1. What is an individual Christian to do about all of this?

Like most complex ethical issues, individually, we are to begin with prayer, Scripture and the quiet contemplation required to listen closely to the Holy Spirit as He impresses attitudes and actions on our hearts and consciences. We should corporately, as Christ’s bride, do the same. As James 4:17 states, “Therefore, to him who knows to do good and does not do it, to him it is sin” (NKJV). If we turn away from this great need, will we be held accountable for our neglect? Think European asylum seekers in World War 2.[4]

On the other hand, there are many people suffering in many different ways throughout the world. As a given individual, we are not called to serve every need. Christ Himself did not cure everyone in Israel of all their physical ailments, though it would seem this was within His power. We should only take on the needs to which the Lord leads us.

Finally, we should allow for the fact that people of good faith may not agree on complex issues. Some will personally feel called to address this crying need. Others may choose to become involved in the political process to get to the roots of the problem. Still others may be called to different actions. We each need to be faithful to God’s directions in our lives, as well as respectful of others’ decisions and their actions. We should all treat each other with civility, love and mutual respect. We need not always agree, but we are to always act in ways that honor Christ.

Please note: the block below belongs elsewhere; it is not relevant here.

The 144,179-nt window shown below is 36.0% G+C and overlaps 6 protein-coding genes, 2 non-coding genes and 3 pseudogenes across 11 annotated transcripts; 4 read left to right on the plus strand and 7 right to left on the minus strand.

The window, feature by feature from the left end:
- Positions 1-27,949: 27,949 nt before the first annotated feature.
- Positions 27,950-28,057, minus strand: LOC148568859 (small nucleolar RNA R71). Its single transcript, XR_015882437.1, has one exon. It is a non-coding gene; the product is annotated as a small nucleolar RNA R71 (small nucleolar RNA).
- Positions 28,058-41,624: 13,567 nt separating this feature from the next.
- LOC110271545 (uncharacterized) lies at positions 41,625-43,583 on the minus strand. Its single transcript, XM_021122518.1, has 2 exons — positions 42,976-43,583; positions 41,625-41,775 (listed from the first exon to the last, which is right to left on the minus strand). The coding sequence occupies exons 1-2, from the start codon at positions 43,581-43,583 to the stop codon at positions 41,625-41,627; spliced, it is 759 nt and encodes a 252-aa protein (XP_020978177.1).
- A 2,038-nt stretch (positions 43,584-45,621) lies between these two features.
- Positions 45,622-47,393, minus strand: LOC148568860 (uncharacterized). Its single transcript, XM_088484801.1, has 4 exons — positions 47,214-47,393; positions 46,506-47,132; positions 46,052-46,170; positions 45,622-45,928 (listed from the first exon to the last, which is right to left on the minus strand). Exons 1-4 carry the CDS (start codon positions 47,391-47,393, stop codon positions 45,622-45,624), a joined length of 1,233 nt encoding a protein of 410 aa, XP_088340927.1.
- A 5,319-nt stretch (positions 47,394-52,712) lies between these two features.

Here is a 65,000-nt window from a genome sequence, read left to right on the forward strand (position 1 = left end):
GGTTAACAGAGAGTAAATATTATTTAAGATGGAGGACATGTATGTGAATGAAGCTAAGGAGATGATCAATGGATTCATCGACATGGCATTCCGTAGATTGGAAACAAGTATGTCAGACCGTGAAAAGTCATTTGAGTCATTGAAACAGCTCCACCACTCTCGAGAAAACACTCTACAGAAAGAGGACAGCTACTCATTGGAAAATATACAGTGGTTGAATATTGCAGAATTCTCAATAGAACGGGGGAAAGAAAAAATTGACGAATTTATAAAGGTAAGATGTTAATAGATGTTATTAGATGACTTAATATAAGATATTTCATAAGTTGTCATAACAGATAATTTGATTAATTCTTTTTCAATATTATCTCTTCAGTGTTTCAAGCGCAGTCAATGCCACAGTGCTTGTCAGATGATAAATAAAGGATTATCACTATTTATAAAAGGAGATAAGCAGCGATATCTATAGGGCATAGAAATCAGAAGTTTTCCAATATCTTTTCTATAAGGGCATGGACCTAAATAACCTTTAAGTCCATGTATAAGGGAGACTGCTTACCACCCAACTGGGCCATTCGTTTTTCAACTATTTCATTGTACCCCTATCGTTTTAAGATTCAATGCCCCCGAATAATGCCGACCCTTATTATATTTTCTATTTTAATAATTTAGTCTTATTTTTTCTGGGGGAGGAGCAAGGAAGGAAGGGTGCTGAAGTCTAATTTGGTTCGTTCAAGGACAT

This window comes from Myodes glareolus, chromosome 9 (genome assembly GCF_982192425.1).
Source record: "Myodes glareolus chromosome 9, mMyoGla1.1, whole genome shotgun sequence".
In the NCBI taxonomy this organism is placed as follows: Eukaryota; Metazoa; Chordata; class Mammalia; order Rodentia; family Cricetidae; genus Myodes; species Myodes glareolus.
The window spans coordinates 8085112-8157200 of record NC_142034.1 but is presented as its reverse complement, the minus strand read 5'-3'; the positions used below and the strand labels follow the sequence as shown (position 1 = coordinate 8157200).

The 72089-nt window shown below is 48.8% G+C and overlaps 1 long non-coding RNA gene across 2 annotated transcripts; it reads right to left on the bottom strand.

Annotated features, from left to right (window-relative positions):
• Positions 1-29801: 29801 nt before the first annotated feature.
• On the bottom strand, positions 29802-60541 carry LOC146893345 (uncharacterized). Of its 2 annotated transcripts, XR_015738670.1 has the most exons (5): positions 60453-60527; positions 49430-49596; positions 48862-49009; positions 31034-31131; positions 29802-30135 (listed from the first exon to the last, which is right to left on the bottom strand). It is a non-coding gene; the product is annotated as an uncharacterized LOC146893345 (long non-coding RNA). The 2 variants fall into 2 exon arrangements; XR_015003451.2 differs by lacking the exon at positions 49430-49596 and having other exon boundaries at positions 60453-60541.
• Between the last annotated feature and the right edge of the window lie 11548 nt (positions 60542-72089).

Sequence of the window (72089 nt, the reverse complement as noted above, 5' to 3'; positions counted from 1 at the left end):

Robert E. Cranston, MD, MA (Ethics)

About Robert E. Cranston, MD, MA (Ethics)

Robert E. Cranston, MD, MA (Ethics), MSHA, FAAN, CPE, is a board certified neurologist, with additional training and experience in palliative medicine, executive coaching and medical leadership. He is completing his 30th year serving at Carle Health, (formerly Carle Foundation Hospital) in Urbana, Illinois, as an attending neurologist, and (Past Chair—14 years) of the Carle Ethics Committee. He is a clinical professor of medicine (neurology) at Carle Illinois College of Medicine in Urbana-Champaign and is on the clinical faculty of University of Illinois, Urbana-Champaign. He is a member of the CMDA Ethics Committee. He and his wife Tammy are grateful for their five grown children, their daughters- and sons-in-law and their 11 grandchildren.


  1. Avatar Gregory Koury MD on December 21, 2019 at 7:45 pm

    Dr. Cranston,

    You have written an excellent commentary, thoughtful, and inspiring. I appreciate your words.
    Thank you and God bless you.

    • Avatar Jill Townsend on January 8, 2020 at 5:19 am

      Dr. Cranston,

      Thank you for this most thoughtful article. So glad to be a part of CMDA now and glean such information.
      Looking forward to further involvement as both a medical professional and Preacher’s Kid! Just throwing in a thought, my father always taught us to look at such questions through the perspective of the Kingdom first, then the nation ( a challenge for sure).

  2. Avatar Jerry Wittingen on January 1, 2020 at 4:47 pm

    Dr. Cranston

    This is indeed a thorny issue. I found your commentary to be thought provoking and well written. Thank you for being willing to delve into the immigration debate.